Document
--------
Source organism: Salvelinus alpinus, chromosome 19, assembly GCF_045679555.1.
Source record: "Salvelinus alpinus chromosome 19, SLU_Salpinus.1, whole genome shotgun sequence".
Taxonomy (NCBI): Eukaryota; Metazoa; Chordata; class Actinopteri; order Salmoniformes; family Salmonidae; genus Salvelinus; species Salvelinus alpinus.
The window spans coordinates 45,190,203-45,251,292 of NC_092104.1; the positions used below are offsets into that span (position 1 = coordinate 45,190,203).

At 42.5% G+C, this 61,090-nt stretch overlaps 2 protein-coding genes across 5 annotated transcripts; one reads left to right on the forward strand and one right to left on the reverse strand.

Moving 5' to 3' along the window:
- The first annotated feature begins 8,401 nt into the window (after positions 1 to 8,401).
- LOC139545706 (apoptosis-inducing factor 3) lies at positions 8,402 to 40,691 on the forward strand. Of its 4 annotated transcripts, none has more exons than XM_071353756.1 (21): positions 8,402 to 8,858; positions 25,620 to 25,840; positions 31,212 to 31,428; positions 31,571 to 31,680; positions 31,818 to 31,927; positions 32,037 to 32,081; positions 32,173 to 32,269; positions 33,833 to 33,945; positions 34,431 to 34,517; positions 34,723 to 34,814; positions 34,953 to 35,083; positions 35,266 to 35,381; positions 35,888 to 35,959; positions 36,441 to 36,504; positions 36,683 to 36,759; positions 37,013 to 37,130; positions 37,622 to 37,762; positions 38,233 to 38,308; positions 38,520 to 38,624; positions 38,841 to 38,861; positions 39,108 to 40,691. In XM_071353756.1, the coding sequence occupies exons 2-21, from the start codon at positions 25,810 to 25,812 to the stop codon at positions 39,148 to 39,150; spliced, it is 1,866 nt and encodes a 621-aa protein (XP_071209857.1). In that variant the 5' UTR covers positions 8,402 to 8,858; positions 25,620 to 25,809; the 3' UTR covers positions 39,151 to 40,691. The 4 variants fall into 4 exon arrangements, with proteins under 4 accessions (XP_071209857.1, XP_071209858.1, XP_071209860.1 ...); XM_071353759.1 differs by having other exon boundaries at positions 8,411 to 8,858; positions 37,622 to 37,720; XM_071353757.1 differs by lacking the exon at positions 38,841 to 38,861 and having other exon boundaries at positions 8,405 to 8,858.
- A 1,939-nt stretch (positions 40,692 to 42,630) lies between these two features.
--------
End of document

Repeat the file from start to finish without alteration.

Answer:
Source organism: Salvelinus alpinus, chromosome 19, assembly GCF_045679555.1.
Source record: "Salvelinus alpinus chromosome 19, SLU_Salpinus.1, whole genome shotgun sequence".
Taxonomy (NCBI): Eukaryota; Metazoa; Chordata; class Actinopteri; order Salmoniformes; family Salmonidae; genus Salvelinus; species Salvelinus alpinus.
The window spans coordinates 45,190,203-45,251,292 of NC_092104.1; the positions used below are offsets into that span (position 1 = coordinate 45,190,203).

At 42.5% G+C, this 61,090-nt stretch overlaps 2 protein-coding genes across 5 annotated transcripts; one reads left to right on the forward strand and one right to left on the reverse strand.

Moving 5' to 3' along the window:
- The first annotated feature begins 8,401 nt into the window (after positions 1 to 8,401).
- LOC139545706 (apoptosis-inducing factor 3) lies at positions 8,402 to 40,691 on the forward strand. Of its 4 annotated transcripts, none has more exons than XM_071353756.1 (21): positions 8,402 to 8,858; positions 25,620 to 25,840; positions 31,212 to 31,428; positions 31,571 to 31,680; positions 31,818 to 31,927; positions 32,037 to 32,081; positions 32,173 to 32,269; positions 33,833 to 33,945; positions 34,431 to 34,517; positions 34,723 to 34,814; positions 34,953 to 35,083; positions 35,266 to 35,381; positions 35,888 to 35,959; positions 36,441 to 36,504; positions 36,683 to 36,759; positions 37,013 to 37,130; positions 37,622 to 37,762; positions 38,233 to 38,308; positions 38,520 to 38,624; positions 38,841 to 38,861; positions 39,108 to 40,691. In XM_071353756.1, the coding sequence occupies exons 2-21, from the start codon at positions 25,810 to 25,812 to the stop codon at positions 39,148 to 39,150; spliced, it is 1,866 nt and encodes a 621-aa protein (XP_071209857.1). In that variant the 5' UTR covers positions 8,402 to 8,858; positions 25,620 to 25,809; the 3' UTR covers positions 39,151 to 40,691. The 4 variants fall into 4 exon arrangements, with proteins under 4 accessions (XP_071209857.1, XP_071209858.1, XP_071209860.1 ...); XM_071353759.1 differs by having other exon boundaries at positions 8,411 to 8,858; positions 37,622 to 37,720; XM_071353757.1 differs by lacking the exon at positions 38,841 to 38,861 and having other exon boundaries at positions 8,405 to 8,858.
- A 1,939-nt stretch (positions 40,692 to 42,630) lies between these two features.